I drank a bottle of Prosecco in the late afternoon. The light had just begin to disintegrate. On my computer lay an mpeg of Malcolm X, a movie I had intended to watch. To my chagrin, I had never watched it and vowed to see it through during a time of inactivity. It is my goal to immerse myself in cinema. It's been a recent habit of mine to sit in a cinema as often as I can gather the strength to take the D train to Midtown. Sunset Park is lackluster in cinema options. Bay Ridge only plays the shallow greats. Cobble Hill has a decent cinema but I don't take the F train. It's easier to ride into Manhattan, with its jaundiced eyes, and beleaguered denizens. Humanity looks brow beaten on the subway. I sort of feel shameful taking the D train to see a movie during rush hour. Shouldn't I feel just as brow beaten, just as defeated after a long days of work? That's a silly rhetorical question. Maybe these people, these sour brow beaten folks have more money in their pockets than me. They have mouths to feed. Rent to pay. I've paid my rent. I am going to see a movie. I wish they could come with me and rejoice in the pleasures of the visual screen. "It's a screed," I preach. I say. To them. To the woman with the holes in her hosiery, to the overtly masculine boy who keeps picking at his knickers. To the guy, a prince, so fairly laden, he only knows how to ask for something, never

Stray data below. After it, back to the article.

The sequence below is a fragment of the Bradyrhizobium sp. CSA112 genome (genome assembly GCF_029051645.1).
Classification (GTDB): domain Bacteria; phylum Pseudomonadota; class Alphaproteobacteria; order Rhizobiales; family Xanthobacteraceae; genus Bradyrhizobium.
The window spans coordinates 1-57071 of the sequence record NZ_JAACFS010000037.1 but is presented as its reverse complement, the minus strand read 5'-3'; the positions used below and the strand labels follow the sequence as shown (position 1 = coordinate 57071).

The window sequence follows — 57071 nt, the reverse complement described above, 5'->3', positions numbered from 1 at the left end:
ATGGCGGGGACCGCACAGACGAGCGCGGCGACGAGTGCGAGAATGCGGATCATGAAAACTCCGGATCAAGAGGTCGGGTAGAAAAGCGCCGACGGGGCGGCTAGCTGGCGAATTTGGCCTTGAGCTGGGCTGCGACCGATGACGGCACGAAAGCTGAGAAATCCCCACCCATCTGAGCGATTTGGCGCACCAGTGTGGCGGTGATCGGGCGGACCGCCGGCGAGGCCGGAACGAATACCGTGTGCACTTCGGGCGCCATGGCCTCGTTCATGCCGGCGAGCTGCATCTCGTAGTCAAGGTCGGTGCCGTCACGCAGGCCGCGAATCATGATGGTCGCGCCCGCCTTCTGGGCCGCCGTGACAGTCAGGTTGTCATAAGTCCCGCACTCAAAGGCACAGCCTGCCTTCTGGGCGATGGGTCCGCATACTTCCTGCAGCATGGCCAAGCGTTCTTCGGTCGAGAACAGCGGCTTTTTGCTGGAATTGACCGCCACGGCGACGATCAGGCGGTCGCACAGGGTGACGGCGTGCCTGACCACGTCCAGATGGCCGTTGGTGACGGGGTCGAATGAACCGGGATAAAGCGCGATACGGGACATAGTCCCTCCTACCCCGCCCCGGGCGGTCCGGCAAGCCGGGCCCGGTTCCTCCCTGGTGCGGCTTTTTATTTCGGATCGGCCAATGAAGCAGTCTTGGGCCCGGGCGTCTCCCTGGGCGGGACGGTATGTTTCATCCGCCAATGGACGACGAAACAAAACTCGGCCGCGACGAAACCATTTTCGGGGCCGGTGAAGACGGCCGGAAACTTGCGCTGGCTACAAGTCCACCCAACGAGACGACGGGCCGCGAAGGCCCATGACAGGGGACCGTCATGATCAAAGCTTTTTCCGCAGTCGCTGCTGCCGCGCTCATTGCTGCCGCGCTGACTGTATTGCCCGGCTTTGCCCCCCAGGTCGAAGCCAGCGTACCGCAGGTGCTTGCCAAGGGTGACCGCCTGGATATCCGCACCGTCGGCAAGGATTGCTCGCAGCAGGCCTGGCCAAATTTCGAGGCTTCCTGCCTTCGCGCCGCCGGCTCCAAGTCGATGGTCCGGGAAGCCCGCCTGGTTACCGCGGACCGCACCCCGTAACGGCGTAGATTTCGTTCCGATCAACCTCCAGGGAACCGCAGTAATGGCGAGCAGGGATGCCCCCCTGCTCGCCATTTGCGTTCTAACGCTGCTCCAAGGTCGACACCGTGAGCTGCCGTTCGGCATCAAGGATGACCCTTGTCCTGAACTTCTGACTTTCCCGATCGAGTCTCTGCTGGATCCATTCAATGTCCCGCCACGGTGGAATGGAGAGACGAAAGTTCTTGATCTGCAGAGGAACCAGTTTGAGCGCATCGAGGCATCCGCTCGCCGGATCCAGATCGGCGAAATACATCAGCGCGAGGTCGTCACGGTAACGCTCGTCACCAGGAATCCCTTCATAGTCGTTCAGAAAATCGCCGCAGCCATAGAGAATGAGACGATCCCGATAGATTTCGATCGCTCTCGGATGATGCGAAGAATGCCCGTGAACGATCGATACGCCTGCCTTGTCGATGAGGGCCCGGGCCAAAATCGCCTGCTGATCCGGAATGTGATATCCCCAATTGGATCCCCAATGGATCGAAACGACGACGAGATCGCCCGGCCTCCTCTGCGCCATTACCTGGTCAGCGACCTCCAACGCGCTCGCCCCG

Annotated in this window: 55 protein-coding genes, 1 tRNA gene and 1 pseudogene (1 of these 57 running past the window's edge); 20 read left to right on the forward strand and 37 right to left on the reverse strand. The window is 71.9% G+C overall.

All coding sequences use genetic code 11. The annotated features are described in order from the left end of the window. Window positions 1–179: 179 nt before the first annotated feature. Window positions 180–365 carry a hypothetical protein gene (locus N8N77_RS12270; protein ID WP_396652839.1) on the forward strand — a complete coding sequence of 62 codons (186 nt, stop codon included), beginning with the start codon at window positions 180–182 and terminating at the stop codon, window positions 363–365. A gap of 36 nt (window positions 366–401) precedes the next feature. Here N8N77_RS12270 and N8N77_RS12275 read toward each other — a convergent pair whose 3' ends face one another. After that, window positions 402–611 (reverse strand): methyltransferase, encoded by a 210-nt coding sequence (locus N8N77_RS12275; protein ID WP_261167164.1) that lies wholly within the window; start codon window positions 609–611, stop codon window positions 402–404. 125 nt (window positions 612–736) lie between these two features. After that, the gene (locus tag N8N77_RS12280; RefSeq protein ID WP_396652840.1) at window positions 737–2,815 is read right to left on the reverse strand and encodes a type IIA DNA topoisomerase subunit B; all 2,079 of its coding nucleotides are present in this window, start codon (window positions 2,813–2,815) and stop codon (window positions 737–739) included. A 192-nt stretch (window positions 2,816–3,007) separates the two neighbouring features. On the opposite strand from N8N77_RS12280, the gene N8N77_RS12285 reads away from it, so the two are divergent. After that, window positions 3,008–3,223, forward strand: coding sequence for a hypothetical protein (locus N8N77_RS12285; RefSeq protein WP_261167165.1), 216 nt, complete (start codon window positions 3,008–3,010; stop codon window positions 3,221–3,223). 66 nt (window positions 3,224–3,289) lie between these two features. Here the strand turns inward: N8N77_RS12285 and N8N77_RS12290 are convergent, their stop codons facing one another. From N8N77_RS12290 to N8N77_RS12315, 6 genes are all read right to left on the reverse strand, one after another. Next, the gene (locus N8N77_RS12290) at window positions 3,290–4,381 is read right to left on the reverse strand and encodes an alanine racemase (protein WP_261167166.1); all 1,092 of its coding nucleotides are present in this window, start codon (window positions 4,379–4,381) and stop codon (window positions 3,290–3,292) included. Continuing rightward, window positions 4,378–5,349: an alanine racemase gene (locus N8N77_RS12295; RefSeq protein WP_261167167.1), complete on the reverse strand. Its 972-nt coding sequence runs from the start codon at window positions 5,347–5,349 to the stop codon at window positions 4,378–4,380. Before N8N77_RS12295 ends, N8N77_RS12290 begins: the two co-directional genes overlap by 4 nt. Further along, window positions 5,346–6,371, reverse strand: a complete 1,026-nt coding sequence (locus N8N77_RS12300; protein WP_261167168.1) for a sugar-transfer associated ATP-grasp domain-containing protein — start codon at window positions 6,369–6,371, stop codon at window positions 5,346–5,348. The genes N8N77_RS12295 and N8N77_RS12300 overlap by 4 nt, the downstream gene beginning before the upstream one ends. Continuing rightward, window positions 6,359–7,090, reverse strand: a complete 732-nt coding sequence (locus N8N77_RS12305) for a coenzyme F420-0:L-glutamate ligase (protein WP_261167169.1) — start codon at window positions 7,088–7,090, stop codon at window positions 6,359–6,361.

to empathize. It's a guilty pleasure. I don't know why I feel so guilty. Today. I counted them. I saw eighty-six movies at the same cinema. That's not counting the other movies at other cinemas. I feel like Susan Sontag. Or something. Malcolm X. They soaked in information; then they launched onto the world. I feel like I am still a chrysalis in its shell, damned, but I do not know why.